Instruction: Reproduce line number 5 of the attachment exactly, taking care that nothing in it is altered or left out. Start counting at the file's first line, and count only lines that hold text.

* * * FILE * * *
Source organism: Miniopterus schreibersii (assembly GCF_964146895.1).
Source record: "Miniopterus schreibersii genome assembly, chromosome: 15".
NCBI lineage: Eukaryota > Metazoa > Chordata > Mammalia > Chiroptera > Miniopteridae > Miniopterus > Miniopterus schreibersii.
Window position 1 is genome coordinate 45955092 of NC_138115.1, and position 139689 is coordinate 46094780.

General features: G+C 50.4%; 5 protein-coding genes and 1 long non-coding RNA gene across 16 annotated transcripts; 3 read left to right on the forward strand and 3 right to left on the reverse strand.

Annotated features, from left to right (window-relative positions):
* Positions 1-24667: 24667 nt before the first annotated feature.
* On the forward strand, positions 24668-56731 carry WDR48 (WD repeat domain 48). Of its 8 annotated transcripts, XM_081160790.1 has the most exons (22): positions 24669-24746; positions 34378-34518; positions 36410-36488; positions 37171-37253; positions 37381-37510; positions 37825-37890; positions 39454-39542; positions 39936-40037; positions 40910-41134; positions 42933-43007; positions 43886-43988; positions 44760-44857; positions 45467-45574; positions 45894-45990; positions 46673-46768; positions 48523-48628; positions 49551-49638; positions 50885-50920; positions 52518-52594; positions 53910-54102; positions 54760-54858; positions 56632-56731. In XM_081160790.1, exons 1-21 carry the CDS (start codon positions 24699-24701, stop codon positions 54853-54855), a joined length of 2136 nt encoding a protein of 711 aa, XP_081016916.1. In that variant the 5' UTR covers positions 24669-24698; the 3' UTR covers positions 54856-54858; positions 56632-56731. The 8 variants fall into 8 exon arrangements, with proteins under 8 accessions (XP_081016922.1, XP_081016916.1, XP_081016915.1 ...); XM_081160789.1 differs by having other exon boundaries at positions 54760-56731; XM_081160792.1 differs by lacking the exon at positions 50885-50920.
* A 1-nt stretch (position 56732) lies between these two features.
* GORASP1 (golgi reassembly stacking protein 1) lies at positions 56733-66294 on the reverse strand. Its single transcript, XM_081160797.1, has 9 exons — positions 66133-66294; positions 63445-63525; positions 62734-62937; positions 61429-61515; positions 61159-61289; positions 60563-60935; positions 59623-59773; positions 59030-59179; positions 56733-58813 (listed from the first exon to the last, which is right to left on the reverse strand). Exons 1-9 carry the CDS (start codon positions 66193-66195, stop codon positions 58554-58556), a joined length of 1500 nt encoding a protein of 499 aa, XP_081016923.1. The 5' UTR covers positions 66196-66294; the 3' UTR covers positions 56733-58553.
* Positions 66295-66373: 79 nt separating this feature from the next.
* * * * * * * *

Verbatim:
General features: G+C 50.4%; 5 protein-coding genes and 1 long non-coding RNA gene across 16 annotated transcripts; 3 read left to right on the forward strand and 3 right to left on the reverse strand.